When four young girls dressed in their Sunday best walked on screen ten minutes into Selma, I knew what was coming next, which didn’t make what then happened any less shocking. When the bomb went off, I leapt in my seat.
Addie Mae Collins, Denise McNair, Carole Robertson and Cynthia Wesley were murdered on September 15 1963, when a bomb planted by members of the Ku Klux Klan exploded beneath the steps of the 16th Street Baptist Church in Birmingham, Alabama. 16th Street was an African-American church used as a meeting place by Civil Rights organisers during their long campaign for voter registration and desegregation in the American south. The girls were there for Sunday school. The church clock stopped at 10.22am.
‘Death comes to the innocent and it comes to the guilty,’ Martin Luther King told mourners during his public eulogy for the murdered girls. ‘Death is the irreducible common denominator of all men.’ Death is something Selma takes seriously. The film never for a moment loses sight of the fact that people – black and white, but mainly black – died for the cause of Civil Rights. There is violence in this film, and it is horrific, and individuated, which sets Selma apart from all manner of Hollywood blockbusters in which death becomes a numbing spectacle. The assassination of Martin Luther King looms over the film – beyond its timeframe, but known to us all.
How to approach a figure with the reputation of a secular saint? One achievement of Selma – and it is a film of many achievements – is to reanimate King as a living, breathing man; a man of politics, strategy, and absolute, underlying resolve. Selma gives back to the Civil Rights movement its urgent and motivating anger, when too often the movement has been misrepresented as a cause of infinitely patient, infinitely forbearing martyrs. Time was not on the activists’ side. ‘For years now I have heard the word, “Wait!”,’ wrote King in 1963, while he was imprisoned in Birmingham jail. ‘It rings in the ear of every Negro with piercing familiarity. This “Wait” has almost always meant “Never”.’
Selma makes this political tension the film’s central dramatic tension; between those who say, “Wait” – particularly the kind of white moderate who, in King’s words, ‘paternalistically believes he can set the timetable for another man’s freedom’ – and those who cannot wait, because they might die waiting. Mostly, this tension plays out in meetings at the Oval Office between King (David Oyelowo) and President Lyndon B. Johnson (Tom Wilkinson). Selma’s portrayal of Johnson as someone genuinely committed to the passage of the Voting Rights Act, but nevertheless prepared to schedule it somewhere behind his own legislative priorities, has brought the film a bucketload of trouble in the United States. Supporters and former employees of the now-deceased President have condemned Selma’s inaccuracies of detail, while ignoring both the film’s larger truths, and the fact that Johnson did want to wait on the Voting Rights Act, which was eventually passed in 1965.
Johnson is not the film’s white saviour – but then, King is not presented as a saviour, either. Selma emphasises the tactical disagreements between King’s Southern Christian Leadership Conference (SCLC) and young members of the Student Nonviolent Coordinating Committee (SNCC), who had spent years organising in Alabama before King’s older, more powerful organisation came to town. There is also a tense meeting – which really took place – between King’s wife, Coretta Scott King (Carmen Ejogo) and Malcolm X (Nigel Thatch). The scene suggests, intriguingly, that Malcolm X was willing to be demonised for the sake of furthering the Civil Rights movement as a whole: he would play the white folk’s devil, and King the better angel of their consciences. A few weeks after this meeting, Malcolm X too would be murdered.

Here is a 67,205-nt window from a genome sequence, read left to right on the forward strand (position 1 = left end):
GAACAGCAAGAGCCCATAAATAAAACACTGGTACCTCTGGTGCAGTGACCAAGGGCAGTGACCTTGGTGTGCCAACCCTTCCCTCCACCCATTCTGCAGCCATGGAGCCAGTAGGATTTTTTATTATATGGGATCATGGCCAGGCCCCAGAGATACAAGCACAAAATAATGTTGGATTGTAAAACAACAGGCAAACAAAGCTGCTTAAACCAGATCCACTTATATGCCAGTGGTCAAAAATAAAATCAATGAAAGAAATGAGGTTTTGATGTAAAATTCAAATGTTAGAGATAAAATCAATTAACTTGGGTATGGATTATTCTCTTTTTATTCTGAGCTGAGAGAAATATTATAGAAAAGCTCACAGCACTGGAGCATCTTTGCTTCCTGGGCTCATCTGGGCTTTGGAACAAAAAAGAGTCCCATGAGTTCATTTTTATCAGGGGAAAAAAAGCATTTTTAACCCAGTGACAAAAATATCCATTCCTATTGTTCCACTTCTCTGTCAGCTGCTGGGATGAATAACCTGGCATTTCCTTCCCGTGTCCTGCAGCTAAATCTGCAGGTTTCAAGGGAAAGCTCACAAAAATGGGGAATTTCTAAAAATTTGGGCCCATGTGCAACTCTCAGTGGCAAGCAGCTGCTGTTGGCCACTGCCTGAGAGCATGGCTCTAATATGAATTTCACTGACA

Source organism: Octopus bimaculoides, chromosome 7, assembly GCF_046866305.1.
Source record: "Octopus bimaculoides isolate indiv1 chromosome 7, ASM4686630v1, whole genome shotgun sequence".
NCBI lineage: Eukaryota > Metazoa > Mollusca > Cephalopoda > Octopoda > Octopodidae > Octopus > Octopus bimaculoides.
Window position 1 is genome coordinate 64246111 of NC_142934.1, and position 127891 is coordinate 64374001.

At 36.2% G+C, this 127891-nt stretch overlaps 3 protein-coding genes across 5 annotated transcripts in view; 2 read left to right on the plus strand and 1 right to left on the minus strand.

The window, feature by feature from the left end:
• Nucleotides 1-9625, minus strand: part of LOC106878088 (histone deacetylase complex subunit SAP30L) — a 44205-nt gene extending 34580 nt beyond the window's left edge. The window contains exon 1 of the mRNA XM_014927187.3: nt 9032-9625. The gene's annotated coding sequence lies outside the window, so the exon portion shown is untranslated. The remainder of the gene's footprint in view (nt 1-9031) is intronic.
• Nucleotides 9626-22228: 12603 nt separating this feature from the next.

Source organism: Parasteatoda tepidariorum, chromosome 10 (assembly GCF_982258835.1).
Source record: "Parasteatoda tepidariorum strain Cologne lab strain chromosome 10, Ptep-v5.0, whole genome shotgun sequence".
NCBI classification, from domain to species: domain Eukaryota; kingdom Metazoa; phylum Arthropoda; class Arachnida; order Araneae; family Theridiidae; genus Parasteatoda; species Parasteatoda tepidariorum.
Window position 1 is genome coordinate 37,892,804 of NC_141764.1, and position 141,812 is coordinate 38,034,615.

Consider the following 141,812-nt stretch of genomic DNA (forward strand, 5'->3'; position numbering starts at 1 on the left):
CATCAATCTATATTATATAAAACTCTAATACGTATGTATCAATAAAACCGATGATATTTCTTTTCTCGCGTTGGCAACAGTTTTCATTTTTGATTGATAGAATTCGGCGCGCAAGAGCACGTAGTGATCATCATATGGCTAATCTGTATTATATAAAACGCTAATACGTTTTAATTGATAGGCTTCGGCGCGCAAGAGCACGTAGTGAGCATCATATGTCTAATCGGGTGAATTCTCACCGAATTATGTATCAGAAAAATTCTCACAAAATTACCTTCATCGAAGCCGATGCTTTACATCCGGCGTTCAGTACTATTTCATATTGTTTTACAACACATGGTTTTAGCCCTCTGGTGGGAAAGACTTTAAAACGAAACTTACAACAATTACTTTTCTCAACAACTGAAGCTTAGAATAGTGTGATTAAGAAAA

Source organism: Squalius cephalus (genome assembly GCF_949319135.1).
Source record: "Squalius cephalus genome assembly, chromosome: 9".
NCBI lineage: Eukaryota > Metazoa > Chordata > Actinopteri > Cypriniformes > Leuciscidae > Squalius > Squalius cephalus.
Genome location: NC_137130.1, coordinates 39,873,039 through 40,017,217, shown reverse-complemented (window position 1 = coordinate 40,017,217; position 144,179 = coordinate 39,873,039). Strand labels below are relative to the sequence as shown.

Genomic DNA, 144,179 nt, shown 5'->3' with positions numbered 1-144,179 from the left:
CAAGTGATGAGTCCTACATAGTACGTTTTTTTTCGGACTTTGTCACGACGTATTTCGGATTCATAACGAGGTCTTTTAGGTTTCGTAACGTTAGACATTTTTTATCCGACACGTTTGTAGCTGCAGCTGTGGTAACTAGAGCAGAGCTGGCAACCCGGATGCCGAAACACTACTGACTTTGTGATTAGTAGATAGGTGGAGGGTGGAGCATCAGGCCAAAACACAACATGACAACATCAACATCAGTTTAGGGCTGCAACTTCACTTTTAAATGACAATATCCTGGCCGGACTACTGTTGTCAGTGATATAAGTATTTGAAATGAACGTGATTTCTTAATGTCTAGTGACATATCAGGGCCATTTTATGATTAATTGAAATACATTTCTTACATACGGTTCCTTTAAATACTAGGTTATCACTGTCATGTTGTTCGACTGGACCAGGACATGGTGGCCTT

The complicated history of the Civil Rights movement will be less well-known to Australian viewers than to American ones, but Selma manages a difficult synthesis between dramatic elegance and historical knottiness. Through it all threads the story of three protest marches from Selma to Montgomery in 1965 – one bloody, one aborted, and one triumphant. It is in triumph that the film loses momentum; though Selma does so well, for the most part, at avoiding obvious peaks, the final twenty minutes are filled with speechifying, first by Johnson and then King.
David Oyelowo’s absence from the Oscar nominations list is mystifying and embarrassing. His portrayal of Martin Luther King is dynamic but also nuanced – it’s a less self-consciously mannered performance that Benedict Cumberbatch’s in The Imitation Game, and a far less self-congratulatory one than Michael Keaton’s in Birdman. Carmen Ejogo, too, should have been nominated as supporting actress: she plays Coretta Scott King as a woman with courage equal to her husband’s, but hemmed in by the pressure of her domestic responsibilities.
Filmmaker Ava DuVernay is that still-rare person in mainstream cinema: an African-American female director. She has not been nominated for an Oscar – in the history of the Oscars, only four female directors have been nominated for Best Director, and none of them have been black. Significant black female directors like Julie Dash (Daughters of the Dust) and Cheryl Dunye (The Watermelon Woman) remain little-known outside the world of cinephiles. The struggle for racial equality depicted in Selma is not only a historical lesson – it is an ongoing reality.